The trip back to The Smooch was quick and uneventful. I paused for a brief moment to take in the beauty of the Great Salt Pond with its smattering of anchored boats as the sunlit fog entered the main channel and drifted across the western dunes. By the time I was on deck, the fog had pushed into the harbor and seemed to pulse with the warm glow of the setting sun. The mesmerizing magnificent splendor of the fading light and shades or sunset colors suspended in the fog delivered a once in a lifetime radiance.
Below deck, we continued with the stories of experiences as the kids spread out and dusk faded into night. We lost track of time, or we just didn’t care, but then it was late and we heard from the deck that a kayaker was lost.
“He’s looking for the Tugboat,” Lisa said.
“That’s easy,” I thought and emerged from the pilothouse to give some quick directions. Then I saw it. I saw the fog and knew the kayaker wasn’t just lost – I was too. While we were down below, a thick viscous fog filled the pond. To complicate matters, a wind shift changed the swing pattern of the boats in our vicinity, leaving me without a reference point.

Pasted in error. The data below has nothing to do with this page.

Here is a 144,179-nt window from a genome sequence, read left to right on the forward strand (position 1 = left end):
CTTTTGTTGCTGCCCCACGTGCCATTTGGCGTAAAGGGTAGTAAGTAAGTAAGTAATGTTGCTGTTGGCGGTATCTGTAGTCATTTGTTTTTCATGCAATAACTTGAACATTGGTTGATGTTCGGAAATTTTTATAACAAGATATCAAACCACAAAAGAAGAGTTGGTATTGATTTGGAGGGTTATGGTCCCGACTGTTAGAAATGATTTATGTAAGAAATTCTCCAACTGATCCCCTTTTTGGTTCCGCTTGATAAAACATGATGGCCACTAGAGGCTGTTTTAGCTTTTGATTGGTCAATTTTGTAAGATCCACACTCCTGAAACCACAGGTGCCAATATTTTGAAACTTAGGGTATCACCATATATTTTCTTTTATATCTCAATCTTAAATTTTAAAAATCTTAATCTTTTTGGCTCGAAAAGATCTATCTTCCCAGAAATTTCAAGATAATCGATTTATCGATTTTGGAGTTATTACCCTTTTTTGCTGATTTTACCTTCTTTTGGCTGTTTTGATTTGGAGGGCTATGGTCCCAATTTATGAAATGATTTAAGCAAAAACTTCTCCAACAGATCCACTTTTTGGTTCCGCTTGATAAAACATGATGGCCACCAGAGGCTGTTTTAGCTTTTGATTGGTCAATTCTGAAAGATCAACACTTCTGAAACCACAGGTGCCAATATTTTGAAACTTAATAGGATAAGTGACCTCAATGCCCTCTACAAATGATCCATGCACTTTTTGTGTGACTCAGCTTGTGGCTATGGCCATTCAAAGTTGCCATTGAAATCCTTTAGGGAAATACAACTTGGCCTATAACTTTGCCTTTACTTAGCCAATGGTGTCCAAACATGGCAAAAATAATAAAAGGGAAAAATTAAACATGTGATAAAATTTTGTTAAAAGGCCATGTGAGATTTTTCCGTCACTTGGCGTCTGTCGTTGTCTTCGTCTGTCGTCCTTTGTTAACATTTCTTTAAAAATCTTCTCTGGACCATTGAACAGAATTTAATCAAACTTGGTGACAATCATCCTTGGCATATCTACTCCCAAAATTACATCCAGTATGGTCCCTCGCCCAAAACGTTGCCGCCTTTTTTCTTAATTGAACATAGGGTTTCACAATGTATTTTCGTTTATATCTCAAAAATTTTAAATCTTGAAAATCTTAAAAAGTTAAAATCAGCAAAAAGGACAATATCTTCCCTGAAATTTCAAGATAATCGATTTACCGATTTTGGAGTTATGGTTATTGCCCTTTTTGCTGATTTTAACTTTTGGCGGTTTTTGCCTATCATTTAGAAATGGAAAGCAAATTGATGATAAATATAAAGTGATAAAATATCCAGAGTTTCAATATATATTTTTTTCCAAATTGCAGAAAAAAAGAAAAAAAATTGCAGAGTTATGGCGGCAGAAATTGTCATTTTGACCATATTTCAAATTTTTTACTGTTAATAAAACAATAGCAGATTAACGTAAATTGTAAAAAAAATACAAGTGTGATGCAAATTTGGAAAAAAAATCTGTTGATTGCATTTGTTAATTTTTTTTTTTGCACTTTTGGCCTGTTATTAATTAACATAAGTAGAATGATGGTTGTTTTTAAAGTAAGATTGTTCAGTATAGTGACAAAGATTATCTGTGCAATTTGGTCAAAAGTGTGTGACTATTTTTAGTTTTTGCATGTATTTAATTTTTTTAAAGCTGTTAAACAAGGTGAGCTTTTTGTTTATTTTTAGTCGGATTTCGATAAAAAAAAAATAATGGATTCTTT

A clouded and hazy light pulsed near the bow where a good Samaritan in a dinghy was trying to give the kayaker a little assistance. “Okay. Thanks!” bounced over the water where not even a wavelet lapped at a hull.
Lisa pointed across the port side. “Did you hear the band?” She asked, but for me – it was just silence.
“We’re pointed West,” Rob said appearing on deck.
I motioned to Alison, “So we’re over there,” and I pointed into the blackness where two faint mast lights occasionally faded in and out. In the foreground, a brilliant and prominent anchor light acted as our Dog Star. Incredibly bright among all the others, it was our first point of reference. “That’s the big trawler parked next to us,” I said then pointed at two faint anchor lights. “So we are one of those.”